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Extreme Customer Service

How competition causes businesses to change

Retailing continues to change. Examine any decade this century, and you will see something that changed the way retailing has been presented to the consumer. It does not matter which industry we are discussing, someone or some company had an idea of how to present the products and services in a different manner. Once these ideas were implemented, everything changed.

Need some examples? Look how McDonalds changed fast food, or how Domino's changed pizza with their delivery service. Prescription filling was changed by the advent of chain stores, and then again by the mail order prescription filling services.

At this point, every retailer has heard, and been told many times over, that customer service is the factor that most competition fails to utilize. A consistent and high quality customer service continues to be the ingredient that can set you apart. There is a saying of, "If you are unique, you have no competition." Truer words were never spoken.

As compared to repeatedly hearing this idea, allow me to share with you some evidence that some of the "big businesses" are finding ways to deliver high quality customer service.

Instead of going to a local retailer, Barnes & Noble, Borders, or Books A Million, try shopping for your next book at And while you will have to wait for the book to be delivered, you will be in for a pleasant surprise the next time you go online to order another book; the Amazon web page will now address you by name. Amazon now reports that 60% of its' business comes from those that have previously shopped with it.

The same type of story is true for the person purchasing a compact disc of their favorite music. With one of the online services, not only does the service remember who you are, but it begins to create and build an "online music store" designed expressly to your musical taste.

A group of these and other internet sellers of goods and services report that with this customer personalization, the number of customers that are new has increased by 47%. Even more noticeable is that their revenue is up 52% after one year of this personalization.

Others are jumping on the bandwagon. One data research company reported that 40% of online companies surveyed were utilizing personalization with another 53% reporting they will be using online personalization within the next year. And, what is the payoff? Considering the cost of providing this online personalization, these businesses report that on average they have recovered these costs within seven months. And after 10 months, the return is 200% on their investment dollars, with a return of 300% after only one year.

If you are not planning on creating an "online" division of your business, or if your business does not lend itself to selling online, you may wonder what this information has to do with you and your company. The point to be made is that we are observing situations where machinery is being designed to provide what most businesses fail to deliver.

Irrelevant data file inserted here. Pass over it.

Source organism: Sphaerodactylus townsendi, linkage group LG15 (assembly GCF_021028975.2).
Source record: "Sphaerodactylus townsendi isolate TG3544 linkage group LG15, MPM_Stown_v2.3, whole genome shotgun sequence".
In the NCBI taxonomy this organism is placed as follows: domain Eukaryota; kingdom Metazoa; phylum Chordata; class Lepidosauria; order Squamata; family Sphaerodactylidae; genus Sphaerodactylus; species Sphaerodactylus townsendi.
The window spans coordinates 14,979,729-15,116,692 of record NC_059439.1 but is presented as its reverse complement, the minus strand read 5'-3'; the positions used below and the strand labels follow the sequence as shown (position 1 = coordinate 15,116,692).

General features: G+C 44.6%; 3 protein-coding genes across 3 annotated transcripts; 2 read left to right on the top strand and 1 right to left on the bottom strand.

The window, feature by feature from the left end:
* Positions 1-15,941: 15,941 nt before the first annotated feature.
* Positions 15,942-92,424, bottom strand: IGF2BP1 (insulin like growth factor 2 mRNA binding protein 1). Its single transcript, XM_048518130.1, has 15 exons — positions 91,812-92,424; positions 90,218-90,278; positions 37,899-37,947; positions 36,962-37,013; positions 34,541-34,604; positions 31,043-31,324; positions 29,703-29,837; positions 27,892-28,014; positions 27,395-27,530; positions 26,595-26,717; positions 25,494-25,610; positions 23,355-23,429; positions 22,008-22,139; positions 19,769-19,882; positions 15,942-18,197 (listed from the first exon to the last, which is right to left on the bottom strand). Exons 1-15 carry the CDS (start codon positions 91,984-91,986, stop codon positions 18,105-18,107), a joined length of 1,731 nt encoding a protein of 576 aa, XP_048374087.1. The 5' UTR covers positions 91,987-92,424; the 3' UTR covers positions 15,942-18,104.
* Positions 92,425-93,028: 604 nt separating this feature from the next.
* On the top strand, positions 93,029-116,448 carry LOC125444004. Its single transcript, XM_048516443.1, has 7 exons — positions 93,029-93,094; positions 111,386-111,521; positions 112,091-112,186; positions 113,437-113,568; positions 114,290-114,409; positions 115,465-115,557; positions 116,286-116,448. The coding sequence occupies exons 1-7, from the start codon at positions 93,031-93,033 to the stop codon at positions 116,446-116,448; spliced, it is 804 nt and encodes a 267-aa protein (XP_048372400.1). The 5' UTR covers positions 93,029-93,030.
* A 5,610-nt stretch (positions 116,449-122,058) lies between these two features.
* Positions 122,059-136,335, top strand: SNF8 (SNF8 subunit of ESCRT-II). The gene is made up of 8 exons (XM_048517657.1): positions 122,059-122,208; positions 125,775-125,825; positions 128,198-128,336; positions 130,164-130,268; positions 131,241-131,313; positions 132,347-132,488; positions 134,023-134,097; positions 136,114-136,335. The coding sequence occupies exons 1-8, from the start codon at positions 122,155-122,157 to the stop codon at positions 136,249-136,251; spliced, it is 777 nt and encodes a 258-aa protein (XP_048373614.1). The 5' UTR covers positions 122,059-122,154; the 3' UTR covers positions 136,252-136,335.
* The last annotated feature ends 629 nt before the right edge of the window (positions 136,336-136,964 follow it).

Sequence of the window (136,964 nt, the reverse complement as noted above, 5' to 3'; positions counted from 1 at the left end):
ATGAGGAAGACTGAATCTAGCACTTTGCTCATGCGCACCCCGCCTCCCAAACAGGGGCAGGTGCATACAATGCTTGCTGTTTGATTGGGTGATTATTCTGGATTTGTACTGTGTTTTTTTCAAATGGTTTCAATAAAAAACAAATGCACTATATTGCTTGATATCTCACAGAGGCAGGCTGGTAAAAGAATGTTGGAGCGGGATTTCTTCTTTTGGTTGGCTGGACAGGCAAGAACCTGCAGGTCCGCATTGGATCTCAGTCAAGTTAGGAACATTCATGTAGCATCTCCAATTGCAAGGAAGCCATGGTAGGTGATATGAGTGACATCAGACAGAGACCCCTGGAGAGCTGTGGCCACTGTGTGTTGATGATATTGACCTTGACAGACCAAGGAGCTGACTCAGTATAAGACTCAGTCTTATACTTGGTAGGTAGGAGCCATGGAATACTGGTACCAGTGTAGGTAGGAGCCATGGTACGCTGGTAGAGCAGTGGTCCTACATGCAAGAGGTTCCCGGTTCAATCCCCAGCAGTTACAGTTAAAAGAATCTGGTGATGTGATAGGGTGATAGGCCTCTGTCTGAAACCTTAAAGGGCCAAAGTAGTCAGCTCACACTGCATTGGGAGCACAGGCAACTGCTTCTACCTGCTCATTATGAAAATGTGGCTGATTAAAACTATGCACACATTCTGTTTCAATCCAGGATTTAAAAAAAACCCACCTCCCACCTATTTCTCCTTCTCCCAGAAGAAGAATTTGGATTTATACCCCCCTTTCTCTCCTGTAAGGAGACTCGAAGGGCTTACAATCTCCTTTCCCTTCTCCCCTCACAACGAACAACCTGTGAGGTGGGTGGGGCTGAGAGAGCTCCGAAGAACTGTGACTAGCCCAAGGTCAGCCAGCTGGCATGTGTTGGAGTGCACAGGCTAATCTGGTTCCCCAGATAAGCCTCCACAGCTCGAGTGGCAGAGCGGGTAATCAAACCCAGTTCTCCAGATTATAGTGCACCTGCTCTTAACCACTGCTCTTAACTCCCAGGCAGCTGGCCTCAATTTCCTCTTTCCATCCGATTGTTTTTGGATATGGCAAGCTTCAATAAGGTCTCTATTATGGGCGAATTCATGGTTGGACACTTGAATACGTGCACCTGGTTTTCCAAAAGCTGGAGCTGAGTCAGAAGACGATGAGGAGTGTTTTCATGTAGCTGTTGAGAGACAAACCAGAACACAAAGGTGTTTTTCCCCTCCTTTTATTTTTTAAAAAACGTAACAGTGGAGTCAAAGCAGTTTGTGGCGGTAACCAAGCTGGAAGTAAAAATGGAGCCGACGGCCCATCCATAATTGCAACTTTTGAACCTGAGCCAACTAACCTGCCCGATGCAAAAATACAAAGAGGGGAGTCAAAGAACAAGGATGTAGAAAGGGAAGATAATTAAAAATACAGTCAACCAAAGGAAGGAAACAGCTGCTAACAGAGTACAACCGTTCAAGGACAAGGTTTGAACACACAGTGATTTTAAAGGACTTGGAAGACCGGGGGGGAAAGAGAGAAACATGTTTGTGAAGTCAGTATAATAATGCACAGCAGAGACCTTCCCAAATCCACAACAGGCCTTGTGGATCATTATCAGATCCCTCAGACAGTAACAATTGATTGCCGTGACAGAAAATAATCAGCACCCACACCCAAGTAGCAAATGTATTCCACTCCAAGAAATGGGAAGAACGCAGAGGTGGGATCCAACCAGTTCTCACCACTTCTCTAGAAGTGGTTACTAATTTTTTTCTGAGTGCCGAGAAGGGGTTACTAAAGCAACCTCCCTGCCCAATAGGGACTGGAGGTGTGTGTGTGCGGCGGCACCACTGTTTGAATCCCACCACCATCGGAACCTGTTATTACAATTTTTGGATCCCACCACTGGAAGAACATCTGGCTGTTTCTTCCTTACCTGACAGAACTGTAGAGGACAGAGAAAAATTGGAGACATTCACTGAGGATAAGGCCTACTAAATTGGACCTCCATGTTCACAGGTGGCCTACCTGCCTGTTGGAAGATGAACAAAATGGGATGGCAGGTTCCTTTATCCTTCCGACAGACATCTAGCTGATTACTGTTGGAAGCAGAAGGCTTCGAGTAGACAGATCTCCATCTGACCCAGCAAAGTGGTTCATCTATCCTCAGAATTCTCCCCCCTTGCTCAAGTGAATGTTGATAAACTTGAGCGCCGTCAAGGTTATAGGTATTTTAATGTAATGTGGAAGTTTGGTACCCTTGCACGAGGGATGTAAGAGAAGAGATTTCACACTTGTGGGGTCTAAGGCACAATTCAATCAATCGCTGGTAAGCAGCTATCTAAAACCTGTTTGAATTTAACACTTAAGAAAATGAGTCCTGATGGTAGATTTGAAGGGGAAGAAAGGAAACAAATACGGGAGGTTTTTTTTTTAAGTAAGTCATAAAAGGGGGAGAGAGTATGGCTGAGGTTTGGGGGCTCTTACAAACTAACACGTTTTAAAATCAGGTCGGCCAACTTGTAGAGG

When was the last time in your shopping experiences a person approached you and introduced themselves as the owner or the manager of the business in which you were shopping?

Imagine this situation; You are selecting new clothing in a local store, and as you are completing the sale, the sales person asks for your name, address, and phone number. The sales person explains that in keeping this information, they will call you the next time the store receives similar merchandise so that you could have the first opportunity to examine the new selection.

Don't you think you will be apt to make repeated visits to this store, and will even go so far as to ask for the same sales person to assist you? This is what the online services are doing, and we now know that the idea of extreme customer service is paying tremendous dividends.

These online companies have done nothing more than what many of the best retailers have done for the past century; they have found ways to promote themselves in an effort to get the customers to continue to do business with them. While we were unable to find statistics for online shopping, we do know that the traditional business can spend $4.00 to retain the customers they have today as compared to spending $20 to obtain a new customer.

From the standpoint of achieving results similar to the booksellers and the compact disc sellers, traditional retailers can obtain similar results at a greatly reduced cost. Ongoing training programs for employees have time and again been shown to greatly enhance the impression they give to their customers. And, according to information from one of the major business colleges, businesses that have a high level of commitment to their customers also benefit from lower turnover. It would seem that solving one problem (permanent customers) lends itself to helping resolve another (employee turnover).

Who would have anticipated the arrival of so many unique and different ways of marketing? Yet, with every new way of marketing, they all want to duplicate the oldest and best way of getting the customer to return time and again to your business, "Hello Mr. Pearcy. It's nice to see you again. How did your purchase of last week work out for you?"

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This article is copyrighted by Tom Shay and Profits Plus Solutions, who can be reached at: PO Box 1577, St. Petersburg, Fl. 33731. Phone 727-464-2182. It may be printed for an individual to read, but not duplicated or distributed without expressed written consent of the copyright owner.

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PO Box 1577
St. Petersburg, Fl 33731
(727) 464-2182
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